Diary Without Pages

Trivia I find Ignored

The Crossing

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For two people who couldn’t have been more different and who’ve never met each other at a distance of less than 3 meters – we get along pretty well. As we pass by each other almost every day, me, worked up about one thing or the other. And him, clearly mourning rapid loss of hair – we learn to put aside our worries for a few fleeting moments and admire each other’s punctuality. On time, every time.

He needed a haircut that day – desperately. The first day. I waited for him to catch my eye. I knew my voice couldn’t reach him, and even if it did, he wouldn’t be able to make out what I said over the sounds of engines roaring and horns beeping. He looked over to me; expecting me to be there as I always am, six days a week.

“Haircut!”, I pretended to shout.

It took him a while to understand what I was doing. A little taken aback, “Sick yesterday!”, he mouthed back.

“Tomorrow then?”, quizzically, I asked.

His nod came right before he motioned me to pass. I obliged, followed by an incredulous biker, who wanted to know why I was muttering to myself with such enthusiasm. The thought of stopping the ambulance nearby must’ve occurred to him, there was mental written all over me. But he seemed like a man in a hurry and besides this was rush hour we’re talking about.

Sure enough, the next day the traffic guy looked a lot more presentable than yesterday. I gave him a thumbs-up and he returned with a smile. Followed by a chat on the weather , he, on the middle of the junction, me, at the very start of the lane.

I think we’ve both found the funny in this situation and that’s why we look forward to meeting each other every day at the main crossing that separates the east end from the west end of the city.

Our everyday meeting mainly consists of lip reading and little questions like, “Forgot your muffler today?” , “You heard? Pepsi is now 18Rs. Apiece! And I remember the days when it was 9.”,”It was 5 when I was a kid.”, indignantly, he’d reply.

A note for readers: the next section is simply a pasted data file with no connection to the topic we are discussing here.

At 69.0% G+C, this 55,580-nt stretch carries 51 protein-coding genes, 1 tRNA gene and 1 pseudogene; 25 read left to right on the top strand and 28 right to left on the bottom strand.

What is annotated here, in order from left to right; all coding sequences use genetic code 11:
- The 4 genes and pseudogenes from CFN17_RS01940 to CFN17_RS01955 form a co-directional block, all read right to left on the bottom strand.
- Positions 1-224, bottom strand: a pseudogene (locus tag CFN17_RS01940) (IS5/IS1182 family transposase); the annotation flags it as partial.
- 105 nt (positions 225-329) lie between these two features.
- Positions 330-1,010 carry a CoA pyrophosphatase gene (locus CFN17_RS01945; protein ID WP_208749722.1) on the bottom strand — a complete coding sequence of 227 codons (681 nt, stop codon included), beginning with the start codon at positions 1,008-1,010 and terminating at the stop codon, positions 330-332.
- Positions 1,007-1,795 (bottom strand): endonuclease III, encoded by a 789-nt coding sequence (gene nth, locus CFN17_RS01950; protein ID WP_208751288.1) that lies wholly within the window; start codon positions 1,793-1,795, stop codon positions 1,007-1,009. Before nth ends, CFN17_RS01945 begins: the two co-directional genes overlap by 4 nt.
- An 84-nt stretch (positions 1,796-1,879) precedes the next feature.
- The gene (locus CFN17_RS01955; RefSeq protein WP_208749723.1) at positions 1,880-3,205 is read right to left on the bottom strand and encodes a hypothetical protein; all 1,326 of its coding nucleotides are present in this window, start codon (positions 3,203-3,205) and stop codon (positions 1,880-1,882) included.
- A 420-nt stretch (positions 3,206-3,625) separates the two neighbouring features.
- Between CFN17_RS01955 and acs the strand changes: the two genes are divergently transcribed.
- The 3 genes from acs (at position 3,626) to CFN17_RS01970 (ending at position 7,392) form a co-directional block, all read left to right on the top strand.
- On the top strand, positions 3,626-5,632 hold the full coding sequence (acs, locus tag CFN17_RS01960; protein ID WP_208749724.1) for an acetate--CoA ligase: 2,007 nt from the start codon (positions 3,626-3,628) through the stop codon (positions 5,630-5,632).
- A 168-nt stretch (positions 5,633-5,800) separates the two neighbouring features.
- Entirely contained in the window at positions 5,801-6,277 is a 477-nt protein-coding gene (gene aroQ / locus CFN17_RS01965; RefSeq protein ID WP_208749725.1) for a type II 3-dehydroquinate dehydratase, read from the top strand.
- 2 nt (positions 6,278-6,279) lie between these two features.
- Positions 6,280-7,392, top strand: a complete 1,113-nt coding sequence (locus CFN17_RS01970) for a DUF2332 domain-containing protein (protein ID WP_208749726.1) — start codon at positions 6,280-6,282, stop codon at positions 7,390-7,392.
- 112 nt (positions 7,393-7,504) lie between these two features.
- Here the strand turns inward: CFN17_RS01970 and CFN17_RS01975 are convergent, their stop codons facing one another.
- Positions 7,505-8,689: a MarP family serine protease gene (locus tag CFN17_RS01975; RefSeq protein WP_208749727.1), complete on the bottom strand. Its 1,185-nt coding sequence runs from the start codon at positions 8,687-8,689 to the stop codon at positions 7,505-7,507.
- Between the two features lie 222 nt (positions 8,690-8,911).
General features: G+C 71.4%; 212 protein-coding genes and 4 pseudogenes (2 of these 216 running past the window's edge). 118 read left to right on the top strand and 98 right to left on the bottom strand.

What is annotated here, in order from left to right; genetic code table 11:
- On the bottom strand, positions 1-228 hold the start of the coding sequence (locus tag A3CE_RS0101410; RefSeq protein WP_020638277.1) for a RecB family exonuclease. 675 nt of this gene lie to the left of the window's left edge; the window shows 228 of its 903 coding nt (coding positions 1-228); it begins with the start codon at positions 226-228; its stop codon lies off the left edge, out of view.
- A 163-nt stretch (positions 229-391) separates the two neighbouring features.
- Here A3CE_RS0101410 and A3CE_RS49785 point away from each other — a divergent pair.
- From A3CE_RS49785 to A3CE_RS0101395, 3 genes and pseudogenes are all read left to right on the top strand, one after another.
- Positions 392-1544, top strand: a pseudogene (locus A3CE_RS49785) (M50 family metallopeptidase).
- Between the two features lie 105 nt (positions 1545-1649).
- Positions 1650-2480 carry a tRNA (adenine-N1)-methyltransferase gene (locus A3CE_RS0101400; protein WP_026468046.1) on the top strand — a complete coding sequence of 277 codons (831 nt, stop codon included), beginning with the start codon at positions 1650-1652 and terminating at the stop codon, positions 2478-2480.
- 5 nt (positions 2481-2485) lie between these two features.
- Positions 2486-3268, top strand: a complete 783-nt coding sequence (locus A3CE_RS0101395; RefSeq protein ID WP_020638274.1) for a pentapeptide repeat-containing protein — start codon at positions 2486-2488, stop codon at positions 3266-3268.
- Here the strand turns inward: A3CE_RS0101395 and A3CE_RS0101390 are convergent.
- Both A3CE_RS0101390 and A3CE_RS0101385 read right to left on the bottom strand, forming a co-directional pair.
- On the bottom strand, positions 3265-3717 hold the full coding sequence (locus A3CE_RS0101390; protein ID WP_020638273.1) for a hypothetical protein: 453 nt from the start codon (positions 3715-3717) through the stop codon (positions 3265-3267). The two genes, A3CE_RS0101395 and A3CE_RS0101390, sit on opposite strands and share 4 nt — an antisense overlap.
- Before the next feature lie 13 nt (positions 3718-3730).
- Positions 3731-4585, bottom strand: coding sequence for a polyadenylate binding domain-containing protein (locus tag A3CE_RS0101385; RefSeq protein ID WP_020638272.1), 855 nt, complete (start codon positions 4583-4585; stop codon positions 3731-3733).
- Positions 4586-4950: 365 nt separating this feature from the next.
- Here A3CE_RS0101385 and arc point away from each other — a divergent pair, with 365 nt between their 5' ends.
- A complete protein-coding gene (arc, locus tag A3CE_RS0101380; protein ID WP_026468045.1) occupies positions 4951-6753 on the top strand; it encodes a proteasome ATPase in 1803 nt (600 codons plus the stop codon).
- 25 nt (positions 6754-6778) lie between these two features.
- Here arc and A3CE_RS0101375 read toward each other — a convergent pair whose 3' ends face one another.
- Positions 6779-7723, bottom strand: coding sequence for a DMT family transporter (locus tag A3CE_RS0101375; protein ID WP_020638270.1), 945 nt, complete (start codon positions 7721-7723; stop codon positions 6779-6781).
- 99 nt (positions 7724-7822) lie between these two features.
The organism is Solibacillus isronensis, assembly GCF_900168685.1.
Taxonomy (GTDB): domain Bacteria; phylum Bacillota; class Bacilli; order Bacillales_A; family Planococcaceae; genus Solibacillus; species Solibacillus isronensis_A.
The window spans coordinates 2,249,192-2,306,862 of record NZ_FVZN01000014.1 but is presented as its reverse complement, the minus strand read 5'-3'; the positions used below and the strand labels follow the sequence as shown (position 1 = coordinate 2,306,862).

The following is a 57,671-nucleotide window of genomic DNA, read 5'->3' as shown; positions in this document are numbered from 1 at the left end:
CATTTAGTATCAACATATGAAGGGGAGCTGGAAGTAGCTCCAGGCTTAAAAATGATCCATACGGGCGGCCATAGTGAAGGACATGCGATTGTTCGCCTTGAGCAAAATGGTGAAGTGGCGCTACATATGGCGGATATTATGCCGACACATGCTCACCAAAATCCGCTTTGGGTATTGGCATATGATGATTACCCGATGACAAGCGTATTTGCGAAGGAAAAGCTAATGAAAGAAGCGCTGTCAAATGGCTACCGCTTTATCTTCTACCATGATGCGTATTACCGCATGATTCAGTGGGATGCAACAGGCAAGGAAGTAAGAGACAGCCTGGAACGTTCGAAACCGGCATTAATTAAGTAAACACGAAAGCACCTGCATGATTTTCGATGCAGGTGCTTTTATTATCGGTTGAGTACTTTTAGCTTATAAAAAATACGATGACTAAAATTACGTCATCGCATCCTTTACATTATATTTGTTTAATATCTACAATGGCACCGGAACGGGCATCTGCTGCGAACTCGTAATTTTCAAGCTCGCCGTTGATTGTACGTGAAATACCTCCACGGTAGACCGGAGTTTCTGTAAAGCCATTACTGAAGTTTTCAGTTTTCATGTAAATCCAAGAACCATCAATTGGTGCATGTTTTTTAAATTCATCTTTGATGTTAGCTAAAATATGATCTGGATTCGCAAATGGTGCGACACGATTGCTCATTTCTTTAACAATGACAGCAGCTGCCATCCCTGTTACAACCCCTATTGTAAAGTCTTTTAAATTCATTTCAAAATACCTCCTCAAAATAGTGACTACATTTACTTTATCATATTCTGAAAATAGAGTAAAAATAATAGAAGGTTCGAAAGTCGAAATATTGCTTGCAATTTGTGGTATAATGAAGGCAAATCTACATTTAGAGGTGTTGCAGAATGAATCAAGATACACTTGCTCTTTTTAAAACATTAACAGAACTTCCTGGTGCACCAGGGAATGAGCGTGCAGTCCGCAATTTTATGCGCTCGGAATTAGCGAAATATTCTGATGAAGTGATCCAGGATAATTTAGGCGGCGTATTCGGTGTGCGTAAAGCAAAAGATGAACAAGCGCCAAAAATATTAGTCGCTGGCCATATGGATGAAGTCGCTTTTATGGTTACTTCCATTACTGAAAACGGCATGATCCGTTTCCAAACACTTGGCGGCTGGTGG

The most fun part is looking at the bewildered expressions of people waiting patiently for the signal to open. Convinced they had uncovered the communication patterns of secret agents. Our little chit chat has successfully aroused the suspicion of 9 out of 10 people that pass by. Their curiosity. PRICELESS!

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Author: Hamza

A college student of 18. With sarcasm as my voice and a proud disregard for rules, I'm looking to shake up the world a little - without sounding incredibly cheesy.

7 thoughts on “The Crossing

  1. Seriously, stuff like this are the little joys that make life worth living to me!

  2. How unusual a tale – really interesting. You’re weird! I mean that in a nice way. It’s just, what does this mean: “You heard? Pepsi is now 18Rs. Apiece! And I remember the days when it was 9.”,”It was 5 when I was a kid.”, What the?!

    Very entertaining – loved it 🙂 (especially mouthing ‘haircut’ and ‘sick yesterday’ etc – that was great)

    • Rs. is the currency and right now you have to pay 18 to get one bottle of pepsi. but when I was 7 or 8 year old, it was sold for Rs 9 . On that, the policeman told me that when he was a kid, he could get one for Rs 5,

      • Oh Hamza – that does make sense now!! Silly me 🙂 It just seemed really coded.

        I remember when I was 10/12, I did concerts in my back yard & charged neighbourhood kids 5c or 10c to which (which they did!). For you to realise how nothing that is, we now no longer use 5 cents in Australia. Time just MARCHES ON….

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